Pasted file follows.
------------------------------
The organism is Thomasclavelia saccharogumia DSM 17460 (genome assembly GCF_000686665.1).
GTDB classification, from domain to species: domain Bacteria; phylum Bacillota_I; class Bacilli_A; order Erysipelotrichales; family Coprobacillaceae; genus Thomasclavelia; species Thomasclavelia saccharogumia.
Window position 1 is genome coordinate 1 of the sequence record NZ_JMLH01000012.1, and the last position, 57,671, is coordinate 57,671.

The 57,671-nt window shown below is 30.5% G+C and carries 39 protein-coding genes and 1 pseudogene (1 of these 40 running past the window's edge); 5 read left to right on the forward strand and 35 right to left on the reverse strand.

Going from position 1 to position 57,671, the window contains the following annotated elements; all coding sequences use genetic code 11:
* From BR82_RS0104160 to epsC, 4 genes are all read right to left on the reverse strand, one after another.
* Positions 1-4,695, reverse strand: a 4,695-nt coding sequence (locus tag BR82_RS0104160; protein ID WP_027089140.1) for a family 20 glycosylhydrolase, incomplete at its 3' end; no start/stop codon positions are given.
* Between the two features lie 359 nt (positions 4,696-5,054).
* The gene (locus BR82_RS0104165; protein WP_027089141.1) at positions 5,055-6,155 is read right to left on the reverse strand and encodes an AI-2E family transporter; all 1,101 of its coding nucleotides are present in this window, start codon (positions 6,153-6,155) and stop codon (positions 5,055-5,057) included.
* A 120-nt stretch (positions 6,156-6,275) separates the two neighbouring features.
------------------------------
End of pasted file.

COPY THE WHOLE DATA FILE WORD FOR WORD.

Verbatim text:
The organism is Thomasclavelia saccharogumia DSM 17460 (genome assembly GCF_000686665.1).
GTDB classification, from domain to species: domain Bacteria; phylum Bacillota_I; class Bacilli_A; order Erysipelotrichales; family Coprobacillaceae; genus Thomasclavelia; species Thomasclavelia saccharogumia.
Window position 1 is genome coordinate 1 of the sequence record NZ_JMLH01000012.1, and the last position, 57,671, is coordinate 57,671.

The 57,671-nt window shown below is 30.5% G+C and carries 39 protein-coding genes and 1 pseudogene (1 of these 40 running past the window's edge); 5 read left to right on the forward strand and 35 right to left on the reverse strand.

Going from position 1 to position 57,671, the window contains the following annotated elements; all coding sequences use genetic code 11:
* From BR82_RS0104160 to epsC, 4 genes are all read right to left on the reverse strand, one after another.
* Positions 1-4,695, reverse strand: a 4,695-nt coding sequence (locus tag BR82_RS0104160; protein ID WP_027089140.1) for a family 20 glycosylhydrolase, incomplete at its 3' end; no start/stop codon positions are given.
* Between the two features lie 359 nt (positions 4,696-5,054).
* The gene (locus BR82_RS0104165; protein WP_027089141.1) at positions 5,055-6,155 is read right to left on the reverse strand and encodes an AI-2E family transporter; all 1,101 of its coding nucleotides are present in this window, start codon (positions 6,153-6,155) and stop codon (positions 5,055-5,057) included.
* A 120-nt stretch (positions 6,156-6,275) separates the two neighbouring features.